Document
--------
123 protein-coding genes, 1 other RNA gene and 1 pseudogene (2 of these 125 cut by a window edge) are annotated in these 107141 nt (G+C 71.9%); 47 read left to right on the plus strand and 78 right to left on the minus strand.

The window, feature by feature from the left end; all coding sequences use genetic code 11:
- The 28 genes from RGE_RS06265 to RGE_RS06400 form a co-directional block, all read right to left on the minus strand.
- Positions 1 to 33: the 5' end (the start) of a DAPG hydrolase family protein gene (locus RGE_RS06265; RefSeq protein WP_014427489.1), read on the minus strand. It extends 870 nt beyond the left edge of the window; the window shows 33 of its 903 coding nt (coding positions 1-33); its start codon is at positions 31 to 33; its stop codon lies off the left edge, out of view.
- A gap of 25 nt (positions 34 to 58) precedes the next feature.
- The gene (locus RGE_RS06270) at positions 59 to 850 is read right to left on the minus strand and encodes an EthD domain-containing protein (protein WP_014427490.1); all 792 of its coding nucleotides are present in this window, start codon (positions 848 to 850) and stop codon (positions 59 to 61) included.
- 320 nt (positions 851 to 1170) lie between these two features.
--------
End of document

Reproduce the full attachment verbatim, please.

123 protein-coding genes, 1 other RNA gene and 1 pseudogene (2 of these 125 cut by a window edge) are annotated in these 107141 nt (G+C 71.9%); 47 read left to right on the plus strand and 78 right to left on the minus strand.

The window, feature by feature from the left end; all coding sequences use genetic code 11:
- The 28 genes from RGE_RS06265 to RGE_RS06400 form a co-directional block, all read right to left on the minus strand.
- Positions 1 to 33: the 5' end (the start) of a DAPG hydrolase family protein gene (locus RGE_RS06265; RefSeq protein WP_014427489.1), read on the minus strand. It extends 870 nt beyond the left edge of the window; the window shows 33 of its 903 coding nt (coding positions 1-33); its start codon is at positions 31 to 33; its stop codon lies off the left edge, out of view.
- A gap of 25 nt (positions 34 to 58) precedes the next feature.
- The gene (locus RGE_RS06270) at positions 59 to 850 is read right to left on the minus strand and encodes an EthD domain-containing protein (protein WP_014427490.1); all 792 of its coding nucleotides are present in this window, start codon (positions 848 to 850) and stop codon (positions 59 to 61) included.
- 320 nt (positions 851 to 1170) lie between these two features.